Debates of the Senate (Hansard)
1st Session, 39th Parliament,
Volume 143, Issue 75
Tuesday, February 27, 2007
The Honourable Noël A. Kinsella, Speaker
Judicial Appointments—Placement of Police Representatives on Selection Committees
Hon. Mobina S.B. Jaffer: My question is also to the Leader of the Government in the Senate. All of us have a great deal of respect for the work of our police forces and for the professionalism they display day in and day out. They are great representatives of our country.
However, the government’s recent move to add a member from the police forces at the expense of a vote from the judicial representative on judicial appointments committees has me baffled. These committees make recommendations for appointments to the superior courts. The work of the court is overwhelmingly in the field of civil and family law. Several jurisdictions have superior courts devoted entirely to family law.
The police in our country are exposed to a relatively small part of the bar, with expertise of limited value to the court. The police can have little say about the civil and family bar. The point of appointing more lawyers, presumably for prosecutors perceived to be tough on crime, with no experience in the majority of fields in which the court operates is counterproductive.
Why appoint policemen on a judicial committee that recommends judges to the whole judiciary system?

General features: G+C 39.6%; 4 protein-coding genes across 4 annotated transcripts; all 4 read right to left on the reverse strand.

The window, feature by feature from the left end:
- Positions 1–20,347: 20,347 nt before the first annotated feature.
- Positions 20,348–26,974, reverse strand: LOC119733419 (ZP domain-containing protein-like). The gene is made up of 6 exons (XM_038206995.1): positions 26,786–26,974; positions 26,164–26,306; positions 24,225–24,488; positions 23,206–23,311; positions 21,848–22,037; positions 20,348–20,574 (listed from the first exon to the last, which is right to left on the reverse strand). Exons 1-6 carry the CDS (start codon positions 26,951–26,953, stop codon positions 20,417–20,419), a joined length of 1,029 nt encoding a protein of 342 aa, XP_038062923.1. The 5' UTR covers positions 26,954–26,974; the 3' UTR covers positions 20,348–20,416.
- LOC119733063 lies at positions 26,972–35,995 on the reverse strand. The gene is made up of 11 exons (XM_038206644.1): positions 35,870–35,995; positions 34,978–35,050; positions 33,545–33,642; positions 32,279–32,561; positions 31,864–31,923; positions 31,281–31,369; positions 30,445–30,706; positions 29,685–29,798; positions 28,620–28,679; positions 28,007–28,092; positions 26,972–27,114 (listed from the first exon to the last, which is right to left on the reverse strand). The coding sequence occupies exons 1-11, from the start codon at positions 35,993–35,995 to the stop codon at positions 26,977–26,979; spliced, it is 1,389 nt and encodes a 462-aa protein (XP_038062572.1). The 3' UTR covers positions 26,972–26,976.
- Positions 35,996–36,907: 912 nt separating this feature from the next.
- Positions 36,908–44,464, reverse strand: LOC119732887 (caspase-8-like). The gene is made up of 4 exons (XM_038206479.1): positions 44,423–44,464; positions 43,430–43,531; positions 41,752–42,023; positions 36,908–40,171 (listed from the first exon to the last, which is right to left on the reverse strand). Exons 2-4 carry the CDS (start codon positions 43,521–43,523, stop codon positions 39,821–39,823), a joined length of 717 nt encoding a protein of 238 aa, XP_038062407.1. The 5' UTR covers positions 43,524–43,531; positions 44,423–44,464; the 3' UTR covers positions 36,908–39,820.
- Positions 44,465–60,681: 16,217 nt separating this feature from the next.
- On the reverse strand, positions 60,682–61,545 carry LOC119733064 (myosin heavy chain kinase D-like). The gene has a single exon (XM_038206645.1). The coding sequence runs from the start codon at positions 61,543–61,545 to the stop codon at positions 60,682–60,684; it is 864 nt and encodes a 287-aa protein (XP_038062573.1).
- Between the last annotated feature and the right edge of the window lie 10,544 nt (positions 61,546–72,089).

Hon. Marjory LeBreton (Leader of the Government and Secretary of State (Seniors)): I thank the honourable senator for her question. I answered a similar question before Christmas from Senator Milne. We have made changes to the judicial advisory committees, which were, by the way, as I pointed out, set up in 1988 under the previous Conservative government.
If the honourable senator were to go back and check the record at the time that those committees were set up — Senator St. Germain will remember this — she will see that there was a great hue and cry that we would influence the judiciary unfairly by having these judicial advisory committees, and the committees turned out to be a valuable resource.
We made 16 changes by adding 16 members to the committees across the country, and we added a police officer. Police officers are first responders, the front-line people who deal with victims of crime and are well positioned to understand, and do understand, the law. We know the police are in our court system working on court cases.
Frankly, I do not see or understand why the addition of a police officer in any way would undermine the ability of the committees to provide advice — it is only an advisory committee. Ultimately, the decision is the Minister of Justice’s and the government’s.
I think the fears of having a police officer added to these committees are unfounded because I am confident that at the end of the process we will appoint people to the judiciary who are extremely competent and will represent the law in a competent and unbiased way.
Senator Jaffer: Honourable senators, I have a supplementary question, if I may, to ask of the leader. When appointing a policeman to these boards, why do they see it as necessary to take away the voting power from the judiciary?
Senator LeBreton: Honourable senators, first of all, these are advisory committees and the judiciary will have a vote when there is a tie. Anyone I have talked to who has served on these various committees, whether they happen to be Liberal, Conservative or non-partisan, have told me that, by and large, when names come before these committees, there is pretty broad consensus. It usually never comes down to a situation where people are divided. However, if there was a divided opinion and it ended up in a tie, the judge on the committee would then break the tie.